Issue 11, 2016

Reactive oxygen species in iridium-based OER catalysts


Tremendous effort has been devoted towards elucidating the fundamental reasons for the higher activity of hydrated amorphous IrIII/IV oxyhydroxides (IrOx) in the oxygen evolution reaction (OER) in comparison with their crystalline counterpart, rutile-type IrO2, by focusing on the metal oxidation state. Here we demonstrate that, through an analogy to photosystem II, the nature of this reactive species is not solely a property of the metal but is intimately tied to the electronic structure of oxygen. We use a combination of synchrotron-based X-ray photoemission and absorption spectroscopies, ab initio calculations, and microcalorimetry to show that holes in the O 2p states in amorphous IrOx give rise to a weakly bound oxygen that is extremely susceptible to nucleophilic attack, reacting stoichiometrically with CO already at room temperature. As such, we expect this species to play the critical role of the electrophilic oxygen involved in O–O bond formation in the electrocatalytic OER on IrOx. We propose that the dynamic nature of the Ir framework in amorphous IrOx imparts the flexibility in Ir oxidation state required for the formation of this active electrophilic oxygen.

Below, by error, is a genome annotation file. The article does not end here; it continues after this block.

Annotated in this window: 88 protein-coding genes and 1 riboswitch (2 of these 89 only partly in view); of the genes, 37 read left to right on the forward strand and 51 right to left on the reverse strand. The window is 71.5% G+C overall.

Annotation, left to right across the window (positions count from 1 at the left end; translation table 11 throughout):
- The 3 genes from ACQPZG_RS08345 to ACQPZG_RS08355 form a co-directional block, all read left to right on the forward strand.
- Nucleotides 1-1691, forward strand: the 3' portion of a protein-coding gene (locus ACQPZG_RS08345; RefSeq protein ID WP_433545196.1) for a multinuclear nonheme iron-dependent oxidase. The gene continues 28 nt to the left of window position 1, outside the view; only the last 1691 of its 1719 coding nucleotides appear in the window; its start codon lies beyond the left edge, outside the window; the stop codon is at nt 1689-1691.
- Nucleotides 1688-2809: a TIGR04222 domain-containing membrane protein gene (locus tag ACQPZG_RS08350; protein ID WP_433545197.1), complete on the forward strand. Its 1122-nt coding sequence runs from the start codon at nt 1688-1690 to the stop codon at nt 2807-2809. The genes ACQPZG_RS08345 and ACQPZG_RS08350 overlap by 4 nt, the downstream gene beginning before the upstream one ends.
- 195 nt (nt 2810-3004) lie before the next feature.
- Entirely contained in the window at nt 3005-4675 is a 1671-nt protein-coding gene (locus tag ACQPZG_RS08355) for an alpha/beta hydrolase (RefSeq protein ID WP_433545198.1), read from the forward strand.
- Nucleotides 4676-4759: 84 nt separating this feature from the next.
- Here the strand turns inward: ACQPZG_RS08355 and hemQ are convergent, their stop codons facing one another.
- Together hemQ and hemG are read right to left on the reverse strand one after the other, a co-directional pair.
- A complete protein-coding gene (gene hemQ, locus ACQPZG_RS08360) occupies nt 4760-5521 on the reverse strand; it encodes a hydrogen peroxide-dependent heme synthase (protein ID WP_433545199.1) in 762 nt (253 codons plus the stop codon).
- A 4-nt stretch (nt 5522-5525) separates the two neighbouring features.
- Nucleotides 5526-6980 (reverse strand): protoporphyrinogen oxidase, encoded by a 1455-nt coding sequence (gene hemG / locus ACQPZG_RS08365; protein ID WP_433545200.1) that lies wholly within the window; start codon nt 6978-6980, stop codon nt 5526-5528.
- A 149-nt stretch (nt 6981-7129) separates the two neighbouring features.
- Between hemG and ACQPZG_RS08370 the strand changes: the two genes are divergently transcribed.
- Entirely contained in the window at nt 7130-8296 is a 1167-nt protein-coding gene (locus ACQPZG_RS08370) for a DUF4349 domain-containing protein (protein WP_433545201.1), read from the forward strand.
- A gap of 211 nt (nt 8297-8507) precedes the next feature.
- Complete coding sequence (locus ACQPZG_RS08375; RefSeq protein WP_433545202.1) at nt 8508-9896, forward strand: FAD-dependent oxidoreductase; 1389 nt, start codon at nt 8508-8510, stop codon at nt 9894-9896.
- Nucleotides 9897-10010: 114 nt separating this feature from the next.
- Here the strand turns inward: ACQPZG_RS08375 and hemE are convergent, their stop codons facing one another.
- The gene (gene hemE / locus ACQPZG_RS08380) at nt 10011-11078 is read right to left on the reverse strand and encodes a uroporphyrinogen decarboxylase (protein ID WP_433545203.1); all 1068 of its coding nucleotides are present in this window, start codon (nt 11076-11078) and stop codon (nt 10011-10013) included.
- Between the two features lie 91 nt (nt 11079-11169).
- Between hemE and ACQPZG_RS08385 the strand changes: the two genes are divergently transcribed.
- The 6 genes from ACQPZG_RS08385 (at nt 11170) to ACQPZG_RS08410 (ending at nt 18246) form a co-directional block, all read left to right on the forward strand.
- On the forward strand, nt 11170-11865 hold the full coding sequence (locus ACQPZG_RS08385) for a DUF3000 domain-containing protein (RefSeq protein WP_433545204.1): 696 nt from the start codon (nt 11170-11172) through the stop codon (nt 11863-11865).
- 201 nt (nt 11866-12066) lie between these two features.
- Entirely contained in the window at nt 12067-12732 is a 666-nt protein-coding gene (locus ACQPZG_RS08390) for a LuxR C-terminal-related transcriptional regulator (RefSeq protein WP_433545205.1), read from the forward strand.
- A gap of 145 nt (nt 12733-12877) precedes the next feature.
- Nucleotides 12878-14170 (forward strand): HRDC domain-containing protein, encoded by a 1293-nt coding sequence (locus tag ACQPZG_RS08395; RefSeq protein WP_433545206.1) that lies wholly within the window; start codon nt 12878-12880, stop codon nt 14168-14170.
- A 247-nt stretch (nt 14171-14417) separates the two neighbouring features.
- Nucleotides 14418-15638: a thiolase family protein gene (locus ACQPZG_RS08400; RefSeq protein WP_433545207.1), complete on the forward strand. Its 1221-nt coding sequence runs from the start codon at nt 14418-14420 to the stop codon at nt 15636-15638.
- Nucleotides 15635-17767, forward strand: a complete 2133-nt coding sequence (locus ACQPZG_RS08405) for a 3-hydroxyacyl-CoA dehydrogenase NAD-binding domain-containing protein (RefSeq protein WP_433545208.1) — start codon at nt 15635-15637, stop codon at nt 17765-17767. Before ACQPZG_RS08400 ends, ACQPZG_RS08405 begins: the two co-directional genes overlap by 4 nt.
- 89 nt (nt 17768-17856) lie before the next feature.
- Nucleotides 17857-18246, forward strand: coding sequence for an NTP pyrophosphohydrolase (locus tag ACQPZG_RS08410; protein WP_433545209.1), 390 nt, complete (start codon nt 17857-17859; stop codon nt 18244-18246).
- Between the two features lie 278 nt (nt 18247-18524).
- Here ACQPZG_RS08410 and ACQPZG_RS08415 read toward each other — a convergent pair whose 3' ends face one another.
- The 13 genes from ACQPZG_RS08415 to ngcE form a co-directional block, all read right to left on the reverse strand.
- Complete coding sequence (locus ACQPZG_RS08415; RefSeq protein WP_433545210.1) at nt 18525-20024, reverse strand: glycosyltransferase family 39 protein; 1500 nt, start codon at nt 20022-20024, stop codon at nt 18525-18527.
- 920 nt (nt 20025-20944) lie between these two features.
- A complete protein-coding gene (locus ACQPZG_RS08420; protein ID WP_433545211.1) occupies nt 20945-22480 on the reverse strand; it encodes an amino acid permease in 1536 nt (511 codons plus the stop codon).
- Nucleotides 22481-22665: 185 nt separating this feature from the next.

Graphical abstract: Reactive oxygen species in iridium-based OER catalysts

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Article information

Article type
Edge Article
28 Apr 2016
18 Jul 2016
First published
19 Jul 2016
This article is Open Access

All publication charges for this article have been paid for by the Royal Society of Chemistry
Creative Commons BY license

Chem. Sci., 2016,7, 6791-6795

Reactive oxygen species in iridium-based OER catalysts

V. Pfeifer, T. E. Jones, S. Wrabetz, C. Massué, J. J. Velasco Vélez, R. Arrigo, M. Scherzer, S. Piccinin, M. Hävecker, A. Knop-Gericke and R. Schlögl, Chem. Sci., 2016, 7, 6791 DOI: 10.1039/C6SC01860B

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